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Tickers in this Article: AMZN, BKS, BGP, NFLX, EBAY, SNE (Nasdaq:AMZN) reported third-quarter revenue up by nearly 40% with net income that increased 16% over last year's quarter. Amazon continued to gain customer accounts, with strong business in North America and its third party sales. The market was unimpressed with the earnings and initially lowered the stock on concerns about Amazon's margins.

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Amazon's Quarter
AMZN's revenue increased to $7.56 billion from $5.45 billion in last year's quarter, and its net income rose to $231 million, 51 cents per diluted share, from $199 million, 45 cents per diluted share in Q3 last year. Operating income rose only 7%, as non-operating income boosted the bottom line. Amazon began selling its new lighter, smaller Kindle, with new features aimed at improving the reading experience, at a base price of $139. The company noted the new-generation Kindles are the best selling products on and

Amazon's North American sales were up 45% in the quarter compared to last year's quarter, while European sales rose 32%. Electronics and other general merchandise, the segment which includes Kindles, accounted for $3.97 billion in sales. The media segment, which of course includes books, accounted for $3.35 billion in sales. Gross margin was 23.5%, an increase of 10 basis points from a year ago, while operating margins at 3.5% were down 106 basis points year over year.

More On Margins
The dynamic wrestling for the Street's attention is how investors see the potentially lower margins, which come from Amazon investing in product expansion as well as fighting for market share, versus Amazon's continuing growth. When Amazon decided to directly battle Barnes & Noble (NYSE:BKS) and Borders Group (NYSE:BGP) on the e-reader front with lower ebook prices, margins were certain to take a hit. The Street might want to keep in mind that Amazon has nearly put Borders out of business, but that seems to be overlooked. The margin contraction also has to be weighed against the rising Kindle sales, the tremendous expansion of Amazon's worldwide ecommerce - not just limited to books - as well as Amazon's venture into subscription streaming video. This would mean Netflix (Nasdaq:NFLX) is next in Amazon's competitive sights.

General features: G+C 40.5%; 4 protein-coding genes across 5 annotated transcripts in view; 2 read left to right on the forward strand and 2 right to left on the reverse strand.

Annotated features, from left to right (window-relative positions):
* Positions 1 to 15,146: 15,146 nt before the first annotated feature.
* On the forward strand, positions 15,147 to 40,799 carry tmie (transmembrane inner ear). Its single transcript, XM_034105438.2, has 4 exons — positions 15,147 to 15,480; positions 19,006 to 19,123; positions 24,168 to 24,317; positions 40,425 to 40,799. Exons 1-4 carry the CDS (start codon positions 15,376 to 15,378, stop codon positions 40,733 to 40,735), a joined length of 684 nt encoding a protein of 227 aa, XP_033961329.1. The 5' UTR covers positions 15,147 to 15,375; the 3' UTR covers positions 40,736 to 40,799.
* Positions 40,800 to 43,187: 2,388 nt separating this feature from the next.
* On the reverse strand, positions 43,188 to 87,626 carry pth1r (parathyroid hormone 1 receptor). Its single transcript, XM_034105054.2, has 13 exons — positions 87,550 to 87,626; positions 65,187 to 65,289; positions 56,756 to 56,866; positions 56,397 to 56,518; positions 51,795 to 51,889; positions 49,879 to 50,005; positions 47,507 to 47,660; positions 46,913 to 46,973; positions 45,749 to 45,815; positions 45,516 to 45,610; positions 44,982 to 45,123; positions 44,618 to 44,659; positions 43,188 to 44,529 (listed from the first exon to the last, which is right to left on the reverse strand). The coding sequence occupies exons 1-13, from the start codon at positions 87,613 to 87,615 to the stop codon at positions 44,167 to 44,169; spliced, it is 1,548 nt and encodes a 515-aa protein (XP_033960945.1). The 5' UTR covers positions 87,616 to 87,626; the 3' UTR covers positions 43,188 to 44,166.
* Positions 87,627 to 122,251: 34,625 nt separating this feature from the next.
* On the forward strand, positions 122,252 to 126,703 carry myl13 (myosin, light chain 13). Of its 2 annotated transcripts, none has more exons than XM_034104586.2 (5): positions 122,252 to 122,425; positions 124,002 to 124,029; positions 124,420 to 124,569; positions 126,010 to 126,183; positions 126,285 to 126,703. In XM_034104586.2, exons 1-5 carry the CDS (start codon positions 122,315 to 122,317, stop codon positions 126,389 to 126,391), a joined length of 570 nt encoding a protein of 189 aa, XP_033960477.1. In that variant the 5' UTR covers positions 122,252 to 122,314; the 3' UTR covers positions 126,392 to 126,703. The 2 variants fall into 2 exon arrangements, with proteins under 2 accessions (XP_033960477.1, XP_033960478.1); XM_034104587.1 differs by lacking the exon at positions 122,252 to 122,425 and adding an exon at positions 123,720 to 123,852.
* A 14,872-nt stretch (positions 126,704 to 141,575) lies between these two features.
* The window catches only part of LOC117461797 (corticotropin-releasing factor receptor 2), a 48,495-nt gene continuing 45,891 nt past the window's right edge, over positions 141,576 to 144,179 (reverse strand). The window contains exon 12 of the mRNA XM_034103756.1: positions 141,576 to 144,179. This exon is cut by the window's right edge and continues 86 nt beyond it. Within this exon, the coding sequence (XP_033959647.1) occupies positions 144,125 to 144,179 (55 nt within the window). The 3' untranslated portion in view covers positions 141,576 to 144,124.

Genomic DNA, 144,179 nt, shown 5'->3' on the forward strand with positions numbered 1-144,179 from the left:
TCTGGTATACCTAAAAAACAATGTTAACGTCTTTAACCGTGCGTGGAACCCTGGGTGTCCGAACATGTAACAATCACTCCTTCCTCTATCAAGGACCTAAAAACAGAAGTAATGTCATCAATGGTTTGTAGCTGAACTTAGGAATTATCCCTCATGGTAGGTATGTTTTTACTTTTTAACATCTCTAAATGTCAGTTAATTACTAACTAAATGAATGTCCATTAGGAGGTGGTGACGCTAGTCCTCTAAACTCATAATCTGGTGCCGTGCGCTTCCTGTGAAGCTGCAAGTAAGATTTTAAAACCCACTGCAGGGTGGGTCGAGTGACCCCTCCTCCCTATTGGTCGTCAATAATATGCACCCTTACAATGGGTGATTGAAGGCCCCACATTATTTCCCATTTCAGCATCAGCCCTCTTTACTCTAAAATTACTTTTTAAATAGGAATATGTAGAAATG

Amazon competes with many retailers yet nobody in the ecommerce space is quite like Amazon. Thus competitors so far can deliver glancing blows at best against Amazon. The Street, in a kind of myopia which it often mistakes for wisdom, needs to see the bigger picture on this. Whom should Amazon fear? The two brick-and-mortar booksellers? Sony (NYSE:SNE) because it has an e-reader? eBay (Nasdaq:EBAY)? (Financial discipline is the key to successful growth in the retail industry. See The 4 R's Of Investing In Retail.)

Amazon's Outlook
The company projects between $12 billion and $13.3 billion in sales for the upcoming fourth quarter, the all-important Christmas commerce season. This would be growth in the 25-40% range. Operating income is projected between $360 million and $560 million, which the company says could either represent a decline or an increase. That's a safe prediction to cover any contingency, as the midpoint of this projection was where last year's Q4 ended up. Look for a robust Christmas season from Amazon.

Amazon Stock
Amazon is certainly not unassailable, but it is a behemoth dominating ecommerce and is only growing. Its execution and evolution continue to succeed. Even with its growth rate slower and its margins challenged, Amazon has terrific prospects for the near and long term. Yes, the stock price is rich right now, with its P/E of nearly 70, and even a forward multiple of 48, any potential investor will be paying dearly for a share in it. So it's prudent to wait for a better price. But Amazon looks to be a business that's going to reign for a while.

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